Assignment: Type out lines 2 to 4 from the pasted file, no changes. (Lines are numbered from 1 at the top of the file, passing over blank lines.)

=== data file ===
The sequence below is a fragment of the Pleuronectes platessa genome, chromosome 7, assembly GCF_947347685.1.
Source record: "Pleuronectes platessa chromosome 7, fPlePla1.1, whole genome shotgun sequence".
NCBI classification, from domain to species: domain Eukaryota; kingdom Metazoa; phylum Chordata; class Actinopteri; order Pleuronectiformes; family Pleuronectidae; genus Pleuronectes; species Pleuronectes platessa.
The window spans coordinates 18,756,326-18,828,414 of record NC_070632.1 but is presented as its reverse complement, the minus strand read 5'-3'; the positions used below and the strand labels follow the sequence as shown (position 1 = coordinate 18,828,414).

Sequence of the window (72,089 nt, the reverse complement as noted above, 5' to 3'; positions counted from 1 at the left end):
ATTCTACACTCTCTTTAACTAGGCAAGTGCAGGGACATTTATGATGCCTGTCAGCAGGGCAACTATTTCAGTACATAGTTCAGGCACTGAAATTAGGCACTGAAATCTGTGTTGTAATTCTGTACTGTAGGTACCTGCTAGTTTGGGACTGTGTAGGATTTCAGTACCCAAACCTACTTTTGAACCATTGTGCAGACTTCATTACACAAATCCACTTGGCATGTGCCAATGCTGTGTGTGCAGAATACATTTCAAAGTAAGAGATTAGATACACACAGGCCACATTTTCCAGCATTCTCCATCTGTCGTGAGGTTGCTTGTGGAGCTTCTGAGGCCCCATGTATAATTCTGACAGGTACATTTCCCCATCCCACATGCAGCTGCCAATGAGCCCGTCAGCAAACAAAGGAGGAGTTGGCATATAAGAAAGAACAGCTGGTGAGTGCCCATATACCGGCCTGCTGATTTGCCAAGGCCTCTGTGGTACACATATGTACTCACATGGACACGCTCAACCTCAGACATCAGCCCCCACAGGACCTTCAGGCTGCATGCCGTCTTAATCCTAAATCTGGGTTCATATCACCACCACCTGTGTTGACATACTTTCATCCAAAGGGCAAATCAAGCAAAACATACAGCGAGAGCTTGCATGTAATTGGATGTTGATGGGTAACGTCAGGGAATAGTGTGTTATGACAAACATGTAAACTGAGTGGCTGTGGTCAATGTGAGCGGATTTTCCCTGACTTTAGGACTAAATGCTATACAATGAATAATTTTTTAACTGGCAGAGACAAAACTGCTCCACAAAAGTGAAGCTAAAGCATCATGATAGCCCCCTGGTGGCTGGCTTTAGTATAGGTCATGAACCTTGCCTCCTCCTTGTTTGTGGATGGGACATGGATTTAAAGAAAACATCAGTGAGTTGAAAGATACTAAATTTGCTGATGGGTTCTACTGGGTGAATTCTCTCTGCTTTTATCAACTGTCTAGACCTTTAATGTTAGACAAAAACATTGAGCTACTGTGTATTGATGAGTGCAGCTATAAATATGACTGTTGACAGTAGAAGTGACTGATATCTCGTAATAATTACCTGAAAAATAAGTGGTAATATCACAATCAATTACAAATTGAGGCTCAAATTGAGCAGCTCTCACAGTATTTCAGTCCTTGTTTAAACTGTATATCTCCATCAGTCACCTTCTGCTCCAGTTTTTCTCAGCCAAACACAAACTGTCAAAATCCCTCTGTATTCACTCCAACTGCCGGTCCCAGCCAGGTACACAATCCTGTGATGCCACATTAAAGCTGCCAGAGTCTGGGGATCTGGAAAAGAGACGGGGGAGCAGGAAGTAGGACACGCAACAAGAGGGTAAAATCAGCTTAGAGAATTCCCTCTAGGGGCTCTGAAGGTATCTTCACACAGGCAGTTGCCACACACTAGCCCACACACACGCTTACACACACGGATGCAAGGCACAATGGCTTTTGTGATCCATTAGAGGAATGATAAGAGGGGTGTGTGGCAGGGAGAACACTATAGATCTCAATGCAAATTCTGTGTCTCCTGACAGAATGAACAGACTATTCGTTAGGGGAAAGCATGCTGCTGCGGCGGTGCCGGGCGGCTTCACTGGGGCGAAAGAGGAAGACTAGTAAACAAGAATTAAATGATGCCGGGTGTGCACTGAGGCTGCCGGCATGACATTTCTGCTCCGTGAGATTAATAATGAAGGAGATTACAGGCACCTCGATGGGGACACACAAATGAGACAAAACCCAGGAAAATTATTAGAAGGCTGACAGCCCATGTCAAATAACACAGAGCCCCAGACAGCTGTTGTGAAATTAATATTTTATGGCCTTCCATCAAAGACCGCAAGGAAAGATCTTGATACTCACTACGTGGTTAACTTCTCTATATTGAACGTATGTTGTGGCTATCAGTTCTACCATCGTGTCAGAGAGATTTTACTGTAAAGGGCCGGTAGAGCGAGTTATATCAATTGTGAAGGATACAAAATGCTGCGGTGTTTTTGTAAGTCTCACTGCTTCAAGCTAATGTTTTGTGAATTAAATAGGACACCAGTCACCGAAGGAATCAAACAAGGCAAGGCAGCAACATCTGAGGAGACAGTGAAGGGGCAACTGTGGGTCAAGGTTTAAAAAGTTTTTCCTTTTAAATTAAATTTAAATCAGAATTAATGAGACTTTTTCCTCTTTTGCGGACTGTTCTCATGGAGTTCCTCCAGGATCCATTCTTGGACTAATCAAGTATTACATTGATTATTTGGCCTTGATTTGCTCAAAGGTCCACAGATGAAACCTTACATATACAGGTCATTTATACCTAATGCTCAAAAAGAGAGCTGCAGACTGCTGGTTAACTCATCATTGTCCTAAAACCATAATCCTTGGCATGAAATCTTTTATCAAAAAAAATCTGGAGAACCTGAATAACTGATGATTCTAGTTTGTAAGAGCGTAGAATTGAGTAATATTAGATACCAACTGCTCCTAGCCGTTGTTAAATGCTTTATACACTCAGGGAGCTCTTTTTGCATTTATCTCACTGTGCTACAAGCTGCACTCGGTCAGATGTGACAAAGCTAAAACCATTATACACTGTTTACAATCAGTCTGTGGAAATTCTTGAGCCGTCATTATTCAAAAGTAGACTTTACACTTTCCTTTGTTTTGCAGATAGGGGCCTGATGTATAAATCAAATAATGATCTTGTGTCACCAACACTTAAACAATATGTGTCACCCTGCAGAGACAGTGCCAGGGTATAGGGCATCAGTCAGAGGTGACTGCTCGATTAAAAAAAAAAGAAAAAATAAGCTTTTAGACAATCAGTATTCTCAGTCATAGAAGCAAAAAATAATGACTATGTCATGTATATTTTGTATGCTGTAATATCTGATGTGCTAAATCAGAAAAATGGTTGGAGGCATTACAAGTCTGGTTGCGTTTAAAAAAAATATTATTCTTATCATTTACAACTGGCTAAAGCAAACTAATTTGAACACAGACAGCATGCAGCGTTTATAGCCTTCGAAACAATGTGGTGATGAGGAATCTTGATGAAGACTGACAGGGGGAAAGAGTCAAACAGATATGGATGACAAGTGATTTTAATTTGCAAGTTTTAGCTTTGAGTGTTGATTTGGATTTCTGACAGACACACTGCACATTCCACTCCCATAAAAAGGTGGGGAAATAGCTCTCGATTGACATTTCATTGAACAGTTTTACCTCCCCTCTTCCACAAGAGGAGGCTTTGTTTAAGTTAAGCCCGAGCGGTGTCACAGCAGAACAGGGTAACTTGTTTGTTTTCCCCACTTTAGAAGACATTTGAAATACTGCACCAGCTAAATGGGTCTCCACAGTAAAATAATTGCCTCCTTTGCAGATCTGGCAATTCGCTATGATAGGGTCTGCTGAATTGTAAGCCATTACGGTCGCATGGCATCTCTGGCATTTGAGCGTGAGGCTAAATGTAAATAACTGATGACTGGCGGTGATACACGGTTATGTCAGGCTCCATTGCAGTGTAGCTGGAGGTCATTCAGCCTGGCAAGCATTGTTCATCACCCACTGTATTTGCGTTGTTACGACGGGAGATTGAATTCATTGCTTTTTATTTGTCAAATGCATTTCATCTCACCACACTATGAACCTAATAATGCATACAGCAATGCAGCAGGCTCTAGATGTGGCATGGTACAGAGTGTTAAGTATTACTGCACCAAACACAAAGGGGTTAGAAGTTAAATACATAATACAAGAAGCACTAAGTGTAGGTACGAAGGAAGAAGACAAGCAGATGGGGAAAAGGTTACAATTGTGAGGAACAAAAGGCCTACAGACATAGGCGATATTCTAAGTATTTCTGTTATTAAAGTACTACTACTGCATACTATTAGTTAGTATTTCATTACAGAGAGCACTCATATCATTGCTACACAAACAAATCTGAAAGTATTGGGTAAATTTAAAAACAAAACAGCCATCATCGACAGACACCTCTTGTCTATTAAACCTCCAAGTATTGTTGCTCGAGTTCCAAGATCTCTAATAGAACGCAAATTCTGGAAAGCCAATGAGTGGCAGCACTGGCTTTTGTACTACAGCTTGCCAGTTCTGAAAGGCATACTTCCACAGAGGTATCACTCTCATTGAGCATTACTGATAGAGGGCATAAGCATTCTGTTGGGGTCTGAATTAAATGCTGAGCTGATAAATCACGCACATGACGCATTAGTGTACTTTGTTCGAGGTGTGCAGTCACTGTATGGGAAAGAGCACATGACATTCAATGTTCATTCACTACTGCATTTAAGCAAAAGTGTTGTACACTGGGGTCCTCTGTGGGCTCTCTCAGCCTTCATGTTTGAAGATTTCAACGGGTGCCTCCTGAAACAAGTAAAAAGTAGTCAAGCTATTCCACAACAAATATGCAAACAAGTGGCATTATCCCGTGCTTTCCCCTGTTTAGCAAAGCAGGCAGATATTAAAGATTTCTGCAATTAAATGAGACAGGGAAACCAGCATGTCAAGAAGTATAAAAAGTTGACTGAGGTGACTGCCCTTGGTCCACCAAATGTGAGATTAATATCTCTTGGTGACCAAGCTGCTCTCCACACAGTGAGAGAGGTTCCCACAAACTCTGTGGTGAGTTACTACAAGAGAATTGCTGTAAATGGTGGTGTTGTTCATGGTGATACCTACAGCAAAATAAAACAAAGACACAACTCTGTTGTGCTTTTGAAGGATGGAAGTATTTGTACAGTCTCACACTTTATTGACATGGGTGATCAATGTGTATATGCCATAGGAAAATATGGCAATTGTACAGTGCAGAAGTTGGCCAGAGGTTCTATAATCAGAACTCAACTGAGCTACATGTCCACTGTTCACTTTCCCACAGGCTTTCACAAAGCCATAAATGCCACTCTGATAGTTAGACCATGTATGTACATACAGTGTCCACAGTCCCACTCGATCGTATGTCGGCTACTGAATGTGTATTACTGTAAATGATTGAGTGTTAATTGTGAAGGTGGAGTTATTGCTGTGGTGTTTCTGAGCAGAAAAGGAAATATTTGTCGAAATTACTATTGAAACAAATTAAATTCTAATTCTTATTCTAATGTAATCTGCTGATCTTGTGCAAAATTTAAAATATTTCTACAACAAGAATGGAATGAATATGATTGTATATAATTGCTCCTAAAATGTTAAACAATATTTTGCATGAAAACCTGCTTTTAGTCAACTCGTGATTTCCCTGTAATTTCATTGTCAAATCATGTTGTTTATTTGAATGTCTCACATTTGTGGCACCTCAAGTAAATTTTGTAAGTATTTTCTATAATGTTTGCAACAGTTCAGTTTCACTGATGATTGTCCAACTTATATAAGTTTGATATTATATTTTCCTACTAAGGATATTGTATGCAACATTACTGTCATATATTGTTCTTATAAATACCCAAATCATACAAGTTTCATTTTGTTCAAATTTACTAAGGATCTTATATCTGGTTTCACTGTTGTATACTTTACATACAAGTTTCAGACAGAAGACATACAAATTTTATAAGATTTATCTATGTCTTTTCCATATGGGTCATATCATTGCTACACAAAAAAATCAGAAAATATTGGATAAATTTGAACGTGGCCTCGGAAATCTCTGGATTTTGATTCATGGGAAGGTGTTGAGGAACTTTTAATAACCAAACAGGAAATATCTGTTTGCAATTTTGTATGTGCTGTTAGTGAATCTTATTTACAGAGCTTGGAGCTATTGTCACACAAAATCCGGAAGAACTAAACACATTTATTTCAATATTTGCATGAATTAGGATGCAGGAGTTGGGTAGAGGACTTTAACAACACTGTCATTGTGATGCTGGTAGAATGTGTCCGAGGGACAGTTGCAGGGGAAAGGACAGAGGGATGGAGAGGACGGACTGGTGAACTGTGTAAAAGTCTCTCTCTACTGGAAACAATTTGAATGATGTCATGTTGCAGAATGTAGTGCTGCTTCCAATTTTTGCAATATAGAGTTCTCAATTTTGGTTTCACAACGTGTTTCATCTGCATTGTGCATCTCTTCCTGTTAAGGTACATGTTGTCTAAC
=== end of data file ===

Source record: "Pleuronectes platessa chromosome 7, fPlePla1.1, whole genome shotgun sequence".
NCBI classification, from domain to species: domain Eukaryota; kingdom Metazoa; phylum Chordata; class Actinopteri; order Pleuronectiformes; family Pleuronectidae; genus Pleuronectes; species Pleuronectes platessa.
The window spans coordinates 18,756,326-18,828,414 of record NC_070632.1 but is presented as its reverse complement, the minus strand read 5'-3'; the positions used below and the strand labels follow the sequence as shown (position 1 = coordinate 18,828,414).